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Integrating Exception Handling in Machine Development

Allansson, Daniel and Henricson, Johan (2007) In MSc Theses
Department of Automatic Control
Abstract
In modern batch plants, alarm floods overwhelming the operator is a common problem of ever increasing severity. As plant hardware increase in complexity and performance, measures such as downtime and meantime between failures, increase in importance and the need for a well-functioning exception handling routine therefore grows critical. In order to minimize downtime and hence boost production efficiency, it is important that faulty or unexpected behaviour is noted early and diagnosed accurately. If it is, the machine or its operator can deal with it fast and accurately, perhaps even while production continues. If it is not, however, it basically means two bad things, the first being unnecessary production stops and the second a flooded... (More)
In modern batch plants, alarm floods overwhelming the operator is a common problem of ever increasing severity. As plant hardware increase in complexity and performance, measures such as downtime and meantime between failures, increase in importance and the need for a well-functioning exception handling routine therefore grows critical. In order to minimize downtime and hence boost production efficiency, it is important that faulty or unexpected behaviour is noted early and diagnosed accurately. If it is, the machine or its operator can deal with it fast and accurately, perhaps even while production continues. If it is not, however, it basically means two bad things, the first being unnecessary production stops and the second a flooded alarm list. The alarm list is the screen on which all exceptions are listed and which is meant to tell the process operator what is wrong and what he should do about it. If no care is taken about it, the list will be flooded since one key exception will cause several others, leaving the operator with the quite unpleasant task of identifying what went wrong and how he should fix it. This master's thesis, carried out at Tetra Pak in Lund, Sweden, presents a well-structured exception handling method and a way of linking it to a workflow. It uses advantages of reusability, modularisation and linking to almost any structural model such as a Function Means Tree (used in WCE) or a UML-model. The linking has several advantages minimizing the work and improving evolutionary possibilities. Examples are being made for illustrational purposes but no implementational efforts or issues are addressed. A well-defined structure for information flow is also suggested to provide modular thinking that, for example, prepares the possibility to collect data for statistical analysis and such. (Less)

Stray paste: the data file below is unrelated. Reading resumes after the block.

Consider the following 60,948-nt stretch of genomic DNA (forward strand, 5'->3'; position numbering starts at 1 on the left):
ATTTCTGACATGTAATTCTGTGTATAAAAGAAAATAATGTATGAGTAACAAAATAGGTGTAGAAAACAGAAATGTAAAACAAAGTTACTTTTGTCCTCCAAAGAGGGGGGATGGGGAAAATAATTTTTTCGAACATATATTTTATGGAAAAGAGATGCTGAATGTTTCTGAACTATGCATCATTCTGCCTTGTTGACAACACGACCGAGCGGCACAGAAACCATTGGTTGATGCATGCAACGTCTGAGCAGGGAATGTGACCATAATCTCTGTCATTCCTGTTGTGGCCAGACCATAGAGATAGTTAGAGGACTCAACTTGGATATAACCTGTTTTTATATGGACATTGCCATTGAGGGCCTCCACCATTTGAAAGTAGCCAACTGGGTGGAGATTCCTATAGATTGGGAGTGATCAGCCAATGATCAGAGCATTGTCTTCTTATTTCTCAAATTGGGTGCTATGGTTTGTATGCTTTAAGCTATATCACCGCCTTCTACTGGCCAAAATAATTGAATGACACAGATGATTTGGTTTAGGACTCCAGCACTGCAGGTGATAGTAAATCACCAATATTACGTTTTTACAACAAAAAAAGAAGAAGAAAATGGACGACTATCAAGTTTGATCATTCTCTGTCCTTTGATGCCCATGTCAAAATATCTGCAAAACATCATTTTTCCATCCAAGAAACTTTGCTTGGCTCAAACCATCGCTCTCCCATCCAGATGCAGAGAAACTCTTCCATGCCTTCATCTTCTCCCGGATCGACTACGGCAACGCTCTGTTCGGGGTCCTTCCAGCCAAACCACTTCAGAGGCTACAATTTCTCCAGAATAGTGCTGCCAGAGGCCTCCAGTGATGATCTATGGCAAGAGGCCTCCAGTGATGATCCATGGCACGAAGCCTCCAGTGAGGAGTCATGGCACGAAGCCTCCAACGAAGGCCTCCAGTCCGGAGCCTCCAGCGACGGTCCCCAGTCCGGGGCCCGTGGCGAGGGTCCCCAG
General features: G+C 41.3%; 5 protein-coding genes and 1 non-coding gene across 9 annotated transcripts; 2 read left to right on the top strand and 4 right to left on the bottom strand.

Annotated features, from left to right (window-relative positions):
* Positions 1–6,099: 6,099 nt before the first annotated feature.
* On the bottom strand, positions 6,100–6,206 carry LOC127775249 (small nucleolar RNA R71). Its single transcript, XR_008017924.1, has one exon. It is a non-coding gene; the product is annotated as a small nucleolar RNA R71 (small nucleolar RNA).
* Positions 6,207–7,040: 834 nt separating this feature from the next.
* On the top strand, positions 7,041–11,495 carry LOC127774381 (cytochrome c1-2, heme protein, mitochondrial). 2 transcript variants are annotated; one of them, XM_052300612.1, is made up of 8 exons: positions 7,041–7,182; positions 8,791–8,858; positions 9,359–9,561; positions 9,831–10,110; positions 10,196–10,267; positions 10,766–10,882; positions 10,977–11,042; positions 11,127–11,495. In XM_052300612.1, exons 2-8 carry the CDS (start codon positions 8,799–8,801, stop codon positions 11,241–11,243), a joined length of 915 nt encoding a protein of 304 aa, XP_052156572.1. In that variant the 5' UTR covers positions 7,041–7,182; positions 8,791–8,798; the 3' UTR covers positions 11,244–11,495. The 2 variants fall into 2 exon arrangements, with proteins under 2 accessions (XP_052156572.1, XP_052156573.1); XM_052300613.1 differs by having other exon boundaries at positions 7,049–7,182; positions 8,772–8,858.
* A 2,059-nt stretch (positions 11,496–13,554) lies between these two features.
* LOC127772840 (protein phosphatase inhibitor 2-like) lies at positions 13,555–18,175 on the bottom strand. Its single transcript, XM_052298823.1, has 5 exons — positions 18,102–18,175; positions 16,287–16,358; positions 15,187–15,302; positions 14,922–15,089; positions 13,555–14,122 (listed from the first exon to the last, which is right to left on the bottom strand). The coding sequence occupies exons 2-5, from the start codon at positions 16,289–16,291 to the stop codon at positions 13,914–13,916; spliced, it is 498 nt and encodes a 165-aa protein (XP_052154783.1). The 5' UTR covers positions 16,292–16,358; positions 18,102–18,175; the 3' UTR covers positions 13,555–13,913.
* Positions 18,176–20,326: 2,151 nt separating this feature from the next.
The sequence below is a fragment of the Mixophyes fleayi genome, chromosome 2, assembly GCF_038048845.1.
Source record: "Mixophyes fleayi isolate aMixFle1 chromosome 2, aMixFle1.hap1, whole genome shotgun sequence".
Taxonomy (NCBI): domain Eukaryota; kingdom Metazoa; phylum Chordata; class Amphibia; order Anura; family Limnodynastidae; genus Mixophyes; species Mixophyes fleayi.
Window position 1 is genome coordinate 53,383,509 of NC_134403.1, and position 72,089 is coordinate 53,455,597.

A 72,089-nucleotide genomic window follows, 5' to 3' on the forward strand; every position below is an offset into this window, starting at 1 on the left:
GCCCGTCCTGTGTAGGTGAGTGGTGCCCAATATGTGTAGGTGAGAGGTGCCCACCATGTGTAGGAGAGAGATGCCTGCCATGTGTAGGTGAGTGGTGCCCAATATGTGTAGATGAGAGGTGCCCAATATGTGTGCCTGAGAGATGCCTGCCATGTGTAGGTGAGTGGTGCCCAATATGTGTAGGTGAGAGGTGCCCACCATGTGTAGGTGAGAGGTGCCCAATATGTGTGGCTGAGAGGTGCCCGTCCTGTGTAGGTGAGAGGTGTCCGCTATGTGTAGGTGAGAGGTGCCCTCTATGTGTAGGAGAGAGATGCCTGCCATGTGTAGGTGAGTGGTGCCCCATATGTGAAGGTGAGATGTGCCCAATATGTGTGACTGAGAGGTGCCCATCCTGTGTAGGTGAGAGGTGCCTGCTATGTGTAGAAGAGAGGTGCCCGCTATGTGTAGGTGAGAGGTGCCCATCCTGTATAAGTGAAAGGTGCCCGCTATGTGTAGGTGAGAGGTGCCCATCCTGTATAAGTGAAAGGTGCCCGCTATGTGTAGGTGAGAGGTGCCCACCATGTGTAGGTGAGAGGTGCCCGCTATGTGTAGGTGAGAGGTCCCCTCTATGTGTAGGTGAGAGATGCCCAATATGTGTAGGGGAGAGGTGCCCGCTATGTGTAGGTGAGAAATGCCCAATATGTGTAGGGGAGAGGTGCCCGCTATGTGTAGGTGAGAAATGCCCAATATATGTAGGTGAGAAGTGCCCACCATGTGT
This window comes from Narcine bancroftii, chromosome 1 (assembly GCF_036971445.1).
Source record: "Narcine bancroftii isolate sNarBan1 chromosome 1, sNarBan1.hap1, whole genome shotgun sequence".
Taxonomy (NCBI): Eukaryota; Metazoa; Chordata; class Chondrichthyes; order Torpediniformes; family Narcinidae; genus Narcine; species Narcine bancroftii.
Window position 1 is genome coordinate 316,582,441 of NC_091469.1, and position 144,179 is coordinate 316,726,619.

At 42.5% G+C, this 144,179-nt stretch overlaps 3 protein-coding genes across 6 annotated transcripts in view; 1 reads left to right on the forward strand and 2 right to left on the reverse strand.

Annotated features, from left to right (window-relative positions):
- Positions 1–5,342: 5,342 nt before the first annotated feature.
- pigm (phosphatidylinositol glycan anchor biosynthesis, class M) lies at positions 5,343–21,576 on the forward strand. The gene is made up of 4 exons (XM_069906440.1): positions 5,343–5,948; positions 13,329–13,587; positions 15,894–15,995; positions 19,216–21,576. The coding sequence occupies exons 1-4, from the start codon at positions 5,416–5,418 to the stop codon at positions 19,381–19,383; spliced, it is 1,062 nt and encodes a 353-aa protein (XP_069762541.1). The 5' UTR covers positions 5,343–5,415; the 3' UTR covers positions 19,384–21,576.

Please use this url to cite or link to this publication:
author
Allansson, Daniel and Henricson, Johan
supervisor
organization
year
type
H3 - Professional qualifications (4 Years - )
subject
keywords
Alarm management, Error handling, Alarm handling, Root Cause Analysis, Modularisation, World
publication/series
MSc Theses
report number
TFRT-5786
ISSN
0280-5316
language
English
id
8847699
date added to LUP
2016-03-17 13:13:43
date last changed
2016-03-17 13:13:43
@misc{8847699,
  abstract     = {In modern batch plants, alarm floods overwhelming the operator is a common problem of ever increasing severity. As plant hardware increase in complexity and performance, measures such as downtime and meantime between failures, increase in importance and the need for a well-functioning exception handling routine therefore grows critical. In order to minimize downtime and hence boost production efficiency, it is important that faulty or unexpected behaviour is noted early and diagnosed accurately. If it is, the machine or its operator can deal with it fast and accurately, perhaps even while production continues. If it is not, however, it basically means two bad things, the first being unnecessary production stops and the second a flooded alarm list. The alarm list is the screen on which all exceptions are listed and which is meant to tell the process operator what is wrong and what he should do about it. If no care is taken about it, the list will be flooded since one key exception will cause several others, leaving the operator with the quite unpleasant task of identifying what went wrong and how he should fix it. This master's thesis, carried out at Tetra Pak in Lund, Sweden, presents a well-structured exception handling method and a way of linking it to a workflow. It uses advantages of reusability, modularisation and linking to almost any structural model such as a Function Means Tree (used in WCE) or a UML-model. The linking has several advantages minimizing the work and improving evolutionary possibilities. Examples are being made for illustrational purposes but no implementational efforts or issues are addressed. A well-defined structure for information flow is also suggested to provide modular thinking that, for example, prepares the possibility to collect data for statistical analysis and such.},
  author       = {Allansson, Daniel and Henricson, Johan},
  issn         = {0280-5316},
  keyword      = {Alarm management,Error handling,Alarm handling,Root Cause Analysis,Modularisation,World},
  language     = {eng},
  note         = {Student Paper},
  series       = {MSc Theses},
  title        = {Integrating Exception Handling in Machine Development},
  year         = {2007},
}